Back in 1910, Ghulam Mohammad Baksh, better known by his ring name of "The Great Gama," won the world heavyweight wrestling championship. He remained undefeated in a career that spanned more than 50 years. At 260 pounds with a 56-inch chest, Baksh was considered one of world's strongest men—and his strength came exclusively from bodyweight training.

Herschel Walker won the 1982 Heisman Trophy as a running back and played in the NFL for 12 seasons. More recently, he won an MMA fight at over 50 years of age, displaying a divinely-carved physique that outshone fighters half his age. Walker trained without equipment, too.

Generally, bodyweight training is viewed as a way to enhance conditioning or get a pump, both of which it masterfully does. Properly applied, though, equipment-free training can build you that all-around, fully functional, farm-boy, "bear-wrasslin'" strength.

This upper-body bodyweight workout is designed to help you build strength. All you need is your own body and your willingness to work.

The Upper-Body Body-Weight Workout
1
McGill Pull-Up
15 sets, 1 reps (rest 30 sec. between each)
2
Dips - Chest Version
3 sets, 8-12 reps
3
Hercules Chin-Up
3 sets, 5 reps
4
Bodyweight Triceps Extension
3 sets, 8 reps
5
Head nod
5 sets, 10 reps
6
Hand Stand Push-Up
3 sets, 6-8 reps (2 mins. rest)
7
Hindu Push-Up
3 sets, 10-12 reps

Technique Tips

McGill Pull-up

McGill pull-ups look like a regular pull-up, but with one important difference: You perform each one as a single repetition, expending 100-percent effort—maximum force and explosion.

The focus here is on quality, not quantity. If these pull-ups seem easy, explode harder. Doing them at this intensity will allow you to maximize your neuromuscular drive, increase your rate of force development, and build better technique.

Push-up

Dip

For decades, elite strength coaches have referred to the dip as the upper-body squat because, like its counterpart, it is such an effective way to pack on strength and size. In his book "Target Bodybuilding," Per Tesch discussed how MRI studies show that dips significantly work all three heads of the triceps, making them a favorite among Jailhouse denizens!

Focus on a controlled negative and a forceful positive. Take a 2-minute break between sets.

Dip

Hercules Chin-up

Grasp a chin-up bar with a supinated (palms facing you) grip. From a dead-hang position, pull your chin over the bar and hold the position for 2 seconds. Next, descend to the halfway point and hold that position for 2 seconds. Repeat this combination for the rest of the sets and reps.

The Hercules chin-up is a creation of the Jailhouse Strong system. It provides hellacious overload on the back and biceps because it combines both a full range and a partial movement—and requires precision starting and stopping power. This is a great way to build functional strength for pulling movements as it jacks your physique.

Chin-Up

Bodyweight Triceps Extension

This exercise will blast the back arms (or triceps, as you lab rats call them). The beauty is not only in how effectively this movement isolates the triceps, but how much control you have over how intensely you perform it.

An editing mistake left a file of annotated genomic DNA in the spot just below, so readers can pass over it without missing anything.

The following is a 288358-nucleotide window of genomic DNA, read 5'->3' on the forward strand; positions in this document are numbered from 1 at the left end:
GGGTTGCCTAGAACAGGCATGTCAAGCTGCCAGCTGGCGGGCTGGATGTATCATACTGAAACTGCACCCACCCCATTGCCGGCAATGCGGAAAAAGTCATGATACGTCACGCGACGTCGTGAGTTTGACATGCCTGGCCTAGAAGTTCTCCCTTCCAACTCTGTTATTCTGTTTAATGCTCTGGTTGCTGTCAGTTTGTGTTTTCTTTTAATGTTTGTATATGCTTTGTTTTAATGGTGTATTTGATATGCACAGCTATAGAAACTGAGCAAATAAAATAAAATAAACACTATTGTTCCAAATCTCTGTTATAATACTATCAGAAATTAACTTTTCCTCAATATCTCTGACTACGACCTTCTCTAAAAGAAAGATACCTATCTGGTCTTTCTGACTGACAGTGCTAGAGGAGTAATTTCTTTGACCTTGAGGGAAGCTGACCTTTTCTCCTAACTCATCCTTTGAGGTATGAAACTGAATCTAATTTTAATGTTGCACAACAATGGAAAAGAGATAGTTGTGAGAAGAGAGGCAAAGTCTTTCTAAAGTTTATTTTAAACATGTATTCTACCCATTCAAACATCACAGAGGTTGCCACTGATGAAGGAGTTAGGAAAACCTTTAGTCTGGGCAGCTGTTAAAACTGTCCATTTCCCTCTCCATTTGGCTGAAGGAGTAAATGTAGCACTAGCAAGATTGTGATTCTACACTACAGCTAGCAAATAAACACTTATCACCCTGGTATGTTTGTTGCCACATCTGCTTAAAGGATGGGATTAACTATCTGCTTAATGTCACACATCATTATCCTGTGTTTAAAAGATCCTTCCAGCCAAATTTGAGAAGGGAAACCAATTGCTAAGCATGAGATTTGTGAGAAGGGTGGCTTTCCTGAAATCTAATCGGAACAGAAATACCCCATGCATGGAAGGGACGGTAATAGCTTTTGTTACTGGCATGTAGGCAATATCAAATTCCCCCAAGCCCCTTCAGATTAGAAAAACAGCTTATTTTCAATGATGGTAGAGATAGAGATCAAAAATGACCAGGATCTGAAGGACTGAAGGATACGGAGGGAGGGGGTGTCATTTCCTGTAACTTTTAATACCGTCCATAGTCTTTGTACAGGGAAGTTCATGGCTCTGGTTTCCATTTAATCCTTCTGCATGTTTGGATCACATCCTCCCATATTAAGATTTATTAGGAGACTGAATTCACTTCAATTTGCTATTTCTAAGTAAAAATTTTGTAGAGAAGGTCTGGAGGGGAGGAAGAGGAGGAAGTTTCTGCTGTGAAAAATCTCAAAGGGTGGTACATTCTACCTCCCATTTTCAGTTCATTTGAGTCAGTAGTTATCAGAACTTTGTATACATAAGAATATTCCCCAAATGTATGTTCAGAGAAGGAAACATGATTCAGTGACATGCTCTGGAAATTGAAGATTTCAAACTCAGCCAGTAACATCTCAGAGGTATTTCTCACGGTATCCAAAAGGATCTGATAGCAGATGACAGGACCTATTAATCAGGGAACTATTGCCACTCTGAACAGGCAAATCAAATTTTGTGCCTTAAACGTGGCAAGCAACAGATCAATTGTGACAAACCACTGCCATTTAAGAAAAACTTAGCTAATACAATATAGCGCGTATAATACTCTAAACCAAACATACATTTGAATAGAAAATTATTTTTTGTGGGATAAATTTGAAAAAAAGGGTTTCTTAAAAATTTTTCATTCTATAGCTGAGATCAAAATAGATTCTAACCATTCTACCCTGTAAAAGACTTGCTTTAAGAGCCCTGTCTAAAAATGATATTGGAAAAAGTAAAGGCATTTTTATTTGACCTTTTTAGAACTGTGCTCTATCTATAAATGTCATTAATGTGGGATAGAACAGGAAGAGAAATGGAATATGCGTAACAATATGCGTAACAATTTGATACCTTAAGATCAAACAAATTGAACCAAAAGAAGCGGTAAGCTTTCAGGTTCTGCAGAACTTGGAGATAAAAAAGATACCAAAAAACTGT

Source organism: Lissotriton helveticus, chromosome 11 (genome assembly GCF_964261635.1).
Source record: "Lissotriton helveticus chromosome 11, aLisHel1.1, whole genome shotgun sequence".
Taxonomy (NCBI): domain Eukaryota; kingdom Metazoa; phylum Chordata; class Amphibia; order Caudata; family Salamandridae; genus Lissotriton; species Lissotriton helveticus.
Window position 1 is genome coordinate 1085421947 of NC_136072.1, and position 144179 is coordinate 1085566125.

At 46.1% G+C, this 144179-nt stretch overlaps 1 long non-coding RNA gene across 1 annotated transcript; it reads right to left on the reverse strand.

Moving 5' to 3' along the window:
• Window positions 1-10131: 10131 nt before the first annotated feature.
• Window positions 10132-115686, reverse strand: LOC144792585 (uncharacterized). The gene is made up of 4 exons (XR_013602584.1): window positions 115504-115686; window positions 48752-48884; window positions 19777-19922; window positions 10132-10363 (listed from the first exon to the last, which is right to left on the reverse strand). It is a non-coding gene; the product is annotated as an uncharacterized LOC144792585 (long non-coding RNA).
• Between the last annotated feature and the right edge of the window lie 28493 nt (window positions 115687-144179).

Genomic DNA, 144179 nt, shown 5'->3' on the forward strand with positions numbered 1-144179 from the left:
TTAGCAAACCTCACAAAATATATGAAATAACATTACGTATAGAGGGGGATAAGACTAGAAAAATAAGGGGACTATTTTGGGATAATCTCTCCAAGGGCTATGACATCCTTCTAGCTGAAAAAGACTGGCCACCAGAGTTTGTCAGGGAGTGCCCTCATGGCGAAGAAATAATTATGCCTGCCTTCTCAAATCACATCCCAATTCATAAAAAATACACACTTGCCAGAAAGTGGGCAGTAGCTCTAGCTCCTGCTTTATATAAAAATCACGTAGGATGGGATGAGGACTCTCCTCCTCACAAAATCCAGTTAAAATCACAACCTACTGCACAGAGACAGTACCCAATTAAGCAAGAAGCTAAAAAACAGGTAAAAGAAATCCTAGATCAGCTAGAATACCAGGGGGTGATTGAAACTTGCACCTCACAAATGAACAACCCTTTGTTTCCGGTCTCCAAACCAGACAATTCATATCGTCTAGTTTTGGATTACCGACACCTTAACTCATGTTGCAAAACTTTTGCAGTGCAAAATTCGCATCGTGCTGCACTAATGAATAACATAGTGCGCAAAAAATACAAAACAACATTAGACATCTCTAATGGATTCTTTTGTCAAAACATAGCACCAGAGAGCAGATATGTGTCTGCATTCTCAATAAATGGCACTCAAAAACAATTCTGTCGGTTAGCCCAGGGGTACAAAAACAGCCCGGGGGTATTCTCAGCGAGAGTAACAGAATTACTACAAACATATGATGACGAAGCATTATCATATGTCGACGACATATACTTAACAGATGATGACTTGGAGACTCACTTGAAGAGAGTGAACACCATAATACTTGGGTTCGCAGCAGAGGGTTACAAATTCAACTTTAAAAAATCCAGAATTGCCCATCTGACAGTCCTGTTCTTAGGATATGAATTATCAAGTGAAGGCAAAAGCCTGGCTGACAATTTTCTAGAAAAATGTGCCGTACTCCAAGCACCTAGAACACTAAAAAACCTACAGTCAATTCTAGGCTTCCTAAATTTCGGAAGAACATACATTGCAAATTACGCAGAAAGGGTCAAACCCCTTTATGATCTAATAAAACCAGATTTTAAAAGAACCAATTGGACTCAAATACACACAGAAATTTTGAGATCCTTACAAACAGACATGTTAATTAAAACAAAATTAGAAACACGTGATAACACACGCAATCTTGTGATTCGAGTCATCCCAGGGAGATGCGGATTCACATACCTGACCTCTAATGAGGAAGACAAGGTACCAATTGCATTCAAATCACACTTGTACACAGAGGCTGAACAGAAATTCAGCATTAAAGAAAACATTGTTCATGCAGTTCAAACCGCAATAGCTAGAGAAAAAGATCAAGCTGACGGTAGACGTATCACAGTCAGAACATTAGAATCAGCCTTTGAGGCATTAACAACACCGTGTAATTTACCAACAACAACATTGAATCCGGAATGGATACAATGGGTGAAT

The lower the horizontal bar or the farther back you place your legs, the harder the movement will be. A true bodyweight "OG" can even elevate her legs to elevate the intensity.

Bodyweight Triceps Extension

Head Nod

A well-developed neck separates function from fluff, and you don't need fancy equipment or even a gym membership to build one. All you need is head nods, a fundamental training technique that evolved out of some of Brazil's toughest favelas (ghettos).

Lie on your back, lift your head, and bring your chin to your chest for a set of 10 repetitions. With your head still lifted, look to your left for a set of 10. Now, look to your right for 10 more reps. Finally, and with your head still off the ground, touch your left ear to your left shoulder for 10 repetitions. Repeat to your right.

Head Nod

If you've never done any neck training, yours will be screaming as you do these small movements. The good news is that you can do head nods while lying in bed!

Handstand Push-up

Every athlete in every sport will benefit from strong shoulders! If you never look beyond barbells, dumbbells, and machines, you're leaving gains on the table. These bodyweight push-ups are one of the best ways to develop shoulder strength.

Handstand push-ups require you to push-up nearly 100 percent of your body weight, which is a far greater demand than a regular push-up. Beyond strength, these push-ups require balance and core strength—strengths that will carry over onto any field of play.

This is an advanced movement. If you're new to it, start with pike push-ups and progress to a full handstand push-up.

Hand Stand

Hindu Push-Up

Many people believe this is the exercise primarily responsible for building Great Gama's massive 56-inch chest. Legend has it he performed as many as 3,000 a day! This exercise was also a favorite of Karl Gotch, the "God of Wrestling," who taught it to Matt Furey, who taught it to the masses in his book "Combat Conditioning."

Hindu push-ups are not just a pec-pumping finisher! Properly performed, they'll build your shoulders, chest, core, spine, and arms. As you glide from the downward dog position to the upward dog position, you'll stretch your chest, back, and hips to improve your flexibility and mobility.

Hindu Push-Up

About the Author

Josh Bryant, MS, CSCS

Josh Bryant, MS, CSCS

Josh works as a Strength & Conditioning coach and is certified in fitness training, nutrition, and conditioning, and was recently awarded...

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